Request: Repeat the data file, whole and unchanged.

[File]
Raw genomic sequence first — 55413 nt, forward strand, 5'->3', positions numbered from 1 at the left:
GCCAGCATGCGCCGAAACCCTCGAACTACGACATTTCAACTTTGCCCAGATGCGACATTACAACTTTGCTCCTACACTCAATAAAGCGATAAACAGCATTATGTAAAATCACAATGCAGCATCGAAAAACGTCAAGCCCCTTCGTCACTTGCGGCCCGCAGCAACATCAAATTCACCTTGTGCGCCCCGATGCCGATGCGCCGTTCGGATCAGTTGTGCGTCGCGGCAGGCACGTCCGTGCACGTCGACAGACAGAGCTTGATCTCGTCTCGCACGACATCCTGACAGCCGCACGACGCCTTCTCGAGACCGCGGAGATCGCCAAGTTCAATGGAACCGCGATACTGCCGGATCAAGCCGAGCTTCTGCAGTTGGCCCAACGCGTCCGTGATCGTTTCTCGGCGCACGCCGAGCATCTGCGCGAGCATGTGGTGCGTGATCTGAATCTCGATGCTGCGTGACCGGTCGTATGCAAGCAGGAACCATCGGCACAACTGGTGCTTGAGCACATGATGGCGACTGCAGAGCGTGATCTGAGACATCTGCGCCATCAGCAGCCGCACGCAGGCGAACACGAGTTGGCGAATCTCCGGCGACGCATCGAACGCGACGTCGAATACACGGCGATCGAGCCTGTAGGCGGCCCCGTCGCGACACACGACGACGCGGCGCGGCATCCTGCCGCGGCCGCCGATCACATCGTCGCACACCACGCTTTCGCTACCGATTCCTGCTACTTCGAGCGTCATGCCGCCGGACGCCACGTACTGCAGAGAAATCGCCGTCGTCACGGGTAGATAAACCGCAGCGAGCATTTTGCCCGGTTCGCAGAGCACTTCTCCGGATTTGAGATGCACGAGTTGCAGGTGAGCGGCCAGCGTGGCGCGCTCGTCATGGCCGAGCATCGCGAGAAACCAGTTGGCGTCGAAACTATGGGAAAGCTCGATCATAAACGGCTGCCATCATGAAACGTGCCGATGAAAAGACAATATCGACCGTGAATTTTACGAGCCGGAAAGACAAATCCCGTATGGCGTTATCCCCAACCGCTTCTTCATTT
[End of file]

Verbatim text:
Raw genomic sequence first — 55413 nt, forward strand, 5'->3', positions numbered from 1 at the left:
GCCAGCATGCGCCGAAACCCTCGAACTACGACATTTCAACTTTGCCCAGATGCGACATTACAACTTTGCTCCTACACTCAATAAAGCGATAAACAGCATTATGTAAAATCACAATGCAGCATCGAAAAACGTCAAGCCCCTTCGTCACTTGCGGCCCGCAGCAACATCAAATTCACCTTGTGCGCCCCGATGCCGATGCGCCGTTCGGATCAGTTGTGCGTCGCGGCAGGCACGTCCGTGCACGTCGACAGACAGAGCTTGATCTCGTCTCGCACGACATCCTGACAGCCGCACGACGCCTTCTCGAGACCGCGGAGATCGCCAAGTTCAATGGAACCGCGATACTGCCGGATCAAGCCGAGCTTCTGCAGTTGGCCCAACGCGTCCGTGATCGTTTCTCGGCGCACGCCGAGCATCTGCGCGAGCATGTGGTGCGTGATCTGAATCTCGATGCTGCGTGACCGGTCGTATGCAAGCAGGAACCATCGGCACAACTGGTGCTTGAGCACATGATGGCGACTGCAGAGCGTGATCTGAGACATCTGCGCCATCAGCAGCCGCACGCAGGCGAACACGAGTTGGCGAATCTCCGGCGACGCATCGAACGCGACGTCGAATACACGGCGATCGAGCCTGTAGGCGGCCCCGTCGCGACACACGACGACGCGGCGCGGCATCCTGCCGCGGCCGCCGATCACATCGTCGCACACCACGCTTTCGCTACCGATTCCTGCTACTTCGAGCGTCATGCCGCCGGACGCCACGTACTGCAGAGAAATCGCCGTCGTCACGGGTAGATAAACCGCAGCGAGCATTTTGCCCGGTTCGCAGAGCACTTCTCCGGATTTGAGATGCACGAGTTGCAGGTGAGCGGCCAGCGTGGCGCGCTCGTCATGGCCGAGCATCGCGAGAAACCAGTTGGCGTCGAAACTATGGGAAAGCTCGATCATAAACGGCTGCCATCATGAAACGTGCCGATGAAAAGACAATATCGACCGTGAATTTTACGAGCCGGAAAGACAAATCCCGTATGGCGTTATCCCCAACCGCTTCTTCATTT